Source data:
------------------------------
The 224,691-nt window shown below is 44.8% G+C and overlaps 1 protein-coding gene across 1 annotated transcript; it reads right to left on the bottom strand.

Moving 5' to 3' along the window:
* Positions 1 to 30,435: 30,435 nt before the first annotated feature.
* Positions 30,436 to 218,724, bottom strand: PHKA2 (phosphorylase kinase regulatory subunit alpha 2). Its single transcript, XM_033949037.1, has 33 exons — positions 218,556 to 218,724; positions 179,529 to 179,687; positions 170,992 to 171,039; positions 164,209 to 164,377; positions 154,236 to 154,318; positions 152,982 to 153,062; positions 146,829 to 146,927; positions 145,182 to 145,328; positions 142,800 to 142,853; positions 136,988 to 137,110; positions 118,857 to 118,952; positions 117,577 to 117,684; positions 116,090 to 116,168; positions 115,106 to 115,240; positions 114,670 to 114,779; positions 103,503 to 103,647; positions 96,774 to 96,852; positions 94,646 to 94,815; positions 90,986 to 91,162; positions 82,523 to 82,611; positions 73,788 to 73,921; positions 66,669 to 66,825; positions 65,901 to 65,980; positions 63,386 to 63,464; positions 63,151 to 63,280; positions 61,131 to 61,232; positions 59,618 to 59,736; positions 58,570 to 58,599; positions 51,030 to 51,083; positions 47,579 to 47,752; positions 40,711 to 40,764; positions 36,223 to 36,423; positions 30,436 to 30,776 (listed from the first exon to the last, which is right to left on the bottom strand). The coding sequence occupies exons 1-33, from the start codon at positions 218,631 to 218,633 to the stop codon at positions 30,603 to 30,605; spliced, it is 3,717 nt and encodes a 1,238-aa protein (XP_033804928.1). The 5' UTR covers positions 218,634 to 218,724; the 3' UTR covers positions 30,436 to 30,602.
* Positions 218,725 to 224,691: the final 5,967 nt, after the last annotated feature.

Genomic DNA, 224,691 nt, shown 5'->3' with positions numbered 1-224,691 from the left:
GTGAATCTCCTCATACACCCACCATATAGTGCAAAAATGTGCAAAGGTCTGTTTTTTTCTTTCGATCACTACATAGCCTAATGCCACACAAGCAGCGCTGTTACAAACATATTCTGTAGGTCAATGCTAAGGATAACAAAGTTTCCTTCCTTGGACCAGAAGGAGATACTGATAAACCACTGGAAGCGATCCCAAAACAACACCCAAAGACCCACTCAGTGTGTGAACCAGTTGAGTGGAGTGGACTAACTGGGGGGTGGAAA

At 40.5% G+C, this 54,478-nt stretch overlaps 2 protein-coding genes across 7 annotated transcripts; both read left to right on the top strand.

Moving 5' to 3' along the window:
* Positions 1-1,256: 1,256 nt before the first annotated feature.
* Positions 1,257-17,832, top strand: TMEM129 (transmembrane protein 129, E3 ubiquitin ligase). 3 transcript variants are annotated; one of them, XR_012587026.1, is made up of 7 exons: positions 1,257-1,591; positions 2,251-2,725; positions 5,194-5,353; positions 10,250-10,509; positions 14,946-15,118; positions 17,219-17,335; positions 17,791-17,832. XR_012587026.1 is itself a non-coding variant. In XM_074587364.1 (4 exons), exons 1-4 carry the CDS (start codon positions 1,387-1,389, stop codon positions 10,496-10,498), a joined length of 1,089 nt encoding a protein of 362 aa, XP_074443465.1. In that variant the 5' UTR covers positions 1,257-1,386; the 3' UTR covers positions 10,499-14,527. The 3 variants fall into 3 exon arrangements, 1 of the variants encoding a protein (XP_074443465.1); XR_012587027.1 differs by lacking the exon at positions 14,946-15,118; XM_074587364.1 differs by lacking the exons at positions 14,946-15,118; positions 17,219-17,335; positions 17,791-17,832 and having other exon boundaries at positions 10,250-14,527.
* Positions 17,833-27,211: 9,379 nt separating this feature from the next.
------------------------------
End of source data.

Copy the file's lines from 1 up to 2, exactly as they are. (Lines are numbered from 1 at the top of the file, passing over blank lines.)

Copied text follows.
The 224,691-nt window shown below is 44.8% G+C and overlaps 1 protein-coding gene across 1 annotated transcript; it reads right to left on the bottom strand.

Moving 5' to 3' along the window: